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  • Pauline Hoffmann

Democracy is dead...no matter who wins.


Loyal readers will note, this newsletter normally comes out on Tuesdays but I was an election worker all day yesterday ensuring democracy was upheld - at least in a little hamlet near me (population just north of 700; 457 registered voters). That kept me away from my computer because we were damn busy! Usually I have some down time in such a small town but 62% of the registered voters in town came out yesterday to have their voices heard! That's exciting!


I've been following election disinformation this election season because I am an infodemiologist and it's my job but also because it is damn fascinating.


It turns out that democracy is in peril from both sides. If you listen to Republicans, if Democrats are elected, the world will end. If you listen to Democrats, if Republicans win, the world will end. How do you process that?


Let's think about some of the things we've already learned. What is it that people are seeking? People want a sense of community. They want to feel as though they belong somewhere and rallying around a political party and its ideologies is one way to feel a sense of belonging.


People are also fearful. There are any number of things to fear: health care, inflation, the economy, supply chain, eroding of civil rights, crime, safety, to name just a few. Add to that the narrative that there is rampant voter fraud and you have a recipe for chaos and an environment ready for disinformation and conspiracy theories.


How do you talk to people who espouse disinformation and conspiracy theories, particularly related to voting and elections? Let's unpack a couple of common pieces of disinformation.

First, recall the difference between disinformation and misinformation. Both involve the sharing of false and/or misleading information. The difference lies with intent. Those sharing disinformation are doing so with some ill intent and/or to profit from said disinformation. Those sharing misinformation are likely unknowingly doing so. They legitimately believe what they are sharing/saying.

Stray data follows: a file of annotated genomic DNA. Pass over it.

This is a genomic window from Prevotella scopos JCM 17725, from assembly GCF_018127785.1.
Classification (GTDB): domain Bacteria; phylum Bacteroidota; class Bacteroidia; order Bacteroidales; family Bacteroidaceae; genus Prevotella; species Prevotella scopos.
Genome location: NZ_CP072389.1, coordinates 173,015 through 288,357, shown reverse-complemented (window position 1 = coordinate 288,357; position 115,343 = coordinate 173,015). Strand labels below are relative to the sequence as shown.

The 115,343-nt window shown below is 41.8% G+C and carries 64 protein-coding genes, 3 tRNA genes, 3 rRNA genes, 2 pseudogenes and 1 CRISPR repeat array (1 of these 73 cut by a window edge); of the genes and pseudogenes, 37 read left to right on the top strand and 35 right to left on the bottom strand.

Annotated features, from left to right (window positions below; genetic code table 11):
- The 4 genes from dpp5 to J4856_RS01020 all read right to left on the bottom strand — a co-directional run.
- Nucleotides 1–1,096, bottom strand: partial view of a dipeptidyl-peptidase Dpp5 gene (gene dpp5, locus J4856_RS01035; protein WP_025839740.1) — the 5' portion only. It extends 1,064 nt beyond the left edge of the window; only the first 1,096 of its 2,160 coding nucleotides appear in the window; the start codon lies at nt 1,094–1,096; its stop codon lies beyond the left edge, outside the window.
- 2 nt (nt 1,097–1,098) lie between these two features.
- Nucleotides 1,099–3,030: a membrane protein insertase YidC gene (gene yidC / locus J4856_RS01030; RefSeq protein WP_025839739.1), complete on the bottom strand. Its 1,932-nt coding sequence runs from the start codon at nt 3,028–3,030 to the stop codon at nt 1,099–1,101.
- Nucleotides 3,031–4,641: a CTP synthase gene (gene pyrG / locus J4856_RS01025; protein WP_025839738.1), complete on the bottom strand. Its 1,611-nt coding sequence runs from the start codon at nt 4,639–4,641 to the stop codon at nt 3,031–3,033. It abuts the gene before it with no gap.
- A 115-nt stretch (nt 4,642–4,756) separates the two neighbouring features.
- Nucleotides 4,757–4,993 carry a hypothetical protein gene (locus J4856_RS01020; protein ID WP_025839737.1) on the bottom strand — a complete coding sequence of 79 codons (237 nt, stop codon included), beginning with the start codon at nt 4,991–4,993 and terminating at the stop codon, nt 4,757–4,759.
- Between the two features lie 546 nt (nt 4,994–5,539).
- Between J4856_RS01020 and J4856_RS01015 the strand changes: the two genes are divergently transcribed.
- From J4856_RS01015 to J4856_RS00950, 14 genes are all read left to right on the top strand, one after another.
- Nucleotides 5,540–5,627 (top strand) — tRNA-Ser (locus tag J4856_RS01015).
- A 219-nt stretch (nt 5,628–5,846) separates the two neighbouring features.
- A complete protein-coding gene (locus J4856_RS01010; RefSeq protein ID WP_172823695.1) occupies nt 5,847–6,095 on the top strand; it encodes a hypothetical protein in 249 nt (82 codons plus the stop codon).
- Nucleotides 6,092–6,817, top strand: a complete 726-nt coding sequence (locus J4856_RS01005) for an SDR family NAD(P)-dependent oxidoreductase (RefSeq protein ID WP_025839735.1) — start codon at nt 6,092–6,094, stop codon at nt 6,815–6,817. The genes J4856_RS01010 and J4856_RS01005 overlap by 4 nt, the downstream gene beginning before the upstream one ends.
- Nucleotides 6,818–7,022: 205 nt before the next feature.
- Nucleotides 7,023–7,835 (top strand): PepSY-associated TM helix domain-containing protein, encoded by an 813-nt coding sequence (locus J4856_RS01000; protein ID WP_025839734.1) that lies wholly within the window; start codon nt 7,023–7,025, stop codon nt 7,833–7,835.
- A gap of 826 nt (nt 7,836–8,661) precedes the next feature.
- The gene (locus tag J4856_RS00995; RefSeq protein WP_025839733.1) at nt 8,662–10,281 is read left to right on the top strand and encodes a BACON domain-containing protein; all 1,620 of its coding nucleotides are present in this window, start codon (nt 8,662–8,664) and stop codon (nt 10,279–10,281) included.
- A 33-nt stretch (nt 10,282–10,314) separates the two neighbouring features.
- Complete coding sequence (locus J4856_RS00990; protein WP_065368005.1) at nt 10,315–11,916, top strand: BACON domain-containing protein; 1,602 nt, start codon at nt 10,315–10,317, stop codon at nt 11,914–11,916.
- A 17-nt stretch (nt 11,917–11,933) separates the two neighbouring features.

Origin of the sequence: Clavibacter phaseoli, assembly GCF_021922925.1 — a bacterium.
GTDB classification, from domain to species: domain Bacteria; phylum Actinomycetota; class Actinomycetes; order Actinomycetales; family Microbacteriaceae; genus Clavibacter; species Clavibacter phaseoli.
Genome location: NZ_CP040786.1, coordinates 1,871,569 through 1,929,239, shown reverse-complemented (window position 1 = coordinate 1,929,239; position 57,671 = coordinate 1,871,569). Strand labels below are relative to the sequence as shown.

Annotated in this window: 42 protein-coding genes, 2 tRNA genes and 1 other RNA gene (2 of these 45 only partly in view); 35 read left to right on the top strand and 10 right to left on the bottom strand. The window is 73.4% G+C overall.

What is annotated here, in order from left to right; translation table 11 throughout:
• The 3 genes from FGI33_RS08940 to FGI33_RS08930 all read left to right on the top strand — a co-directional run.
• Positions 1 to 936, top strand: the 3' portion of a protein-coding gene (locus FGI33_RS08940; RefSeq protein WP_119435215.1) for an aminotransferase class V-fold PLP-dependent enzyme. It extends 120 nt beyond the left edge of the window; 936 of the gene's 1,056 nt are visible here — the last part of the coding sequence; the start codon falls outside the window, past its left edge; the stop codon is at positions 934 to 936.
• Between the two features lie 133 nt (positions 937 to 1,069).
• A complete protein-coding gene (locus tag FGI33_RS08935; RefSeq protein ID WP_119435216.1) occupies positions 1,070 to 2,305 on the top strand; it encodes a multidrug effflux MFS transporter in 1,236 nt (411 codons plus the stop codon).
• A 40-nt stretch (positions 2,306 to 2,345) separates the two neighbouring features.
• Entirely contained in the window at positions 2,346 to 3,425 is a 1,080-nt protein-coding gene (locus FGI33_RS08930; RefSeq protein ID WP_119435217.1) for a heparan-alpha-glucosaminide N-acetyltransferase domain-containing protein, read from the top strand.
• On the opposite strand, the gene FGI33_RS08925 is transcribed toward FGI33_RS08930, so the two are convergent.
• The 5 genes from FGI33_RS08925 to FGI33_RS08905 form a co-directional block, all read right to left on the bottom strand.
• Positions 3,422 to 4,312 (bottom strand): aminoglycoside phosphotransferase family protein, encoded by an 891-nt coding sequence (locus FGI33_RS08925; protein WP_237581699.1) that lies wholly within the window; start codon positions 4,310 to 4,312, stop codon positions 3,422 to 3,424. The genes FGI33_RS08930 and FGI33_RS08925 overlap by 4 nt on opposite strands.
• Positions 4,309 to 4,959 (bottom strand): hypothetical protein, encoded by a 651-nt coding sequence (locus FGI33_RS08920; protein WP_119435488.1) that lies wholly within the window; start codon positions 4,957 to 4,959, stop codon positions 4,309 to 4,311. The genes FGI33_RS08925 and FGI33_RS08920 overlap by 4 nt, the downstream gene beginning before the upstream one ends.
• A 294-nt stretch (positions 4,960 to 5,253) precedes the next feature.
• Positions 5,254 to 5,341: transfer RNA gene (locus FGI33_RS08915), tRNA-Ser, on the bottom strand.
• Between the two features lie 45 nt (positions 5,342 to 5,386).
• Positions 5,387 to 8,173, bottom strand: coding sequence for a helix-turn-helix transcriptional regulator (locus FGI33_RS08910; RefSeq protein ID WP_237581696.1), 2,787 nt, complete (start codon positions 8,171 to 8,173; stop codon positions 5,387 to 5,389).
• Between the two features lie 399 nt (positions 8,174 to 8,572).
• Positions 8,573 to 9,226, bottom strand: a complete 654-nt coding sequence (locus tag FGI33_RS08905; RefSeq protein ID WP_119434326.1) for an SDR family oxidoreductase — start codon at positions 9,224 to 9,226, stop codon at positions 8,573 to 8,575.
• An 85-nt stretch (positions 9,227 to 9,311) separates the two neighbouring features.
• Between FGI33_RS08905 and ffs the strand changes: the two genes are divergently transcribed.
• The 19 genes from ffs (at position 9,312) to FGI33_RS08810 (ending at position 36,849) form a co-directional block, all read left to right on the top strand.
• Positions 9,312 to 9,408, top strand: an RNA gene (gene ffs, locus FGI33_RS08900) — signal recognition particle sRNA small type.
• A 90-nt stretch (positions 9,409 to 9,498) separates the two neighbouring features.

I will be using the term "disinformation" in my article here because I will be talking about the information that is shared to clearly mislead, scaremonger, and to "profit." True, the people you are likely talking to about this disinformation are believing and sharing misinformation but I think it's important to note that the reason these rumors, conspiracy theories and lies started is to try to cast doubt on the democratic election process.


A common piece of disinformation I hear is that people may vote more than once because they may get more than one absentee ballot and may also then vote in person. This would be nearly impossible to pull off. In order to request an absentee ballot, you need to note why you need one (I just did this and was able to vote with an absentee ballot because I was working a poll not in my voting district and was not available during any early voting hours). Often people who request absentee ballots are those who are not in their voting jurisdiction on election day. A great example - those serving in the military. Would you deny any of those serving in our armed services their right to vote? You also have one name on file with your one signature. I supposed you could try to register as someone else but that would be difficult to do. You may show up at your polling place and vote in person even if you've requested and submitted an absentee ballot but if you do you will be told that you already voted. You may still be able to vote, but then the system will note that you have voted in person and will discard/destroy/disregard the absentee ballot you sent in. (Note: this may vary with county and state.)


Let's go back to registering as more than one person. Could you do that? I guess you could. I would think that if you are going to go through the trouble to be multiple people that you are going to complete more than one credit card application and go on a shopping spree rather than try to rig an election. Think about the number of people who would need to do this in order to "steal" an election. That's some pretty good community and relationship building. Also, you need an address. It might be suspect to any Board of Elections if 100 people are living in a small apartment, for example. Or if no abode exists at the address you use. (I tried to find information about using a P.O. box and could not readily find any. Even P.O. boxes have physical addresses tied to them.)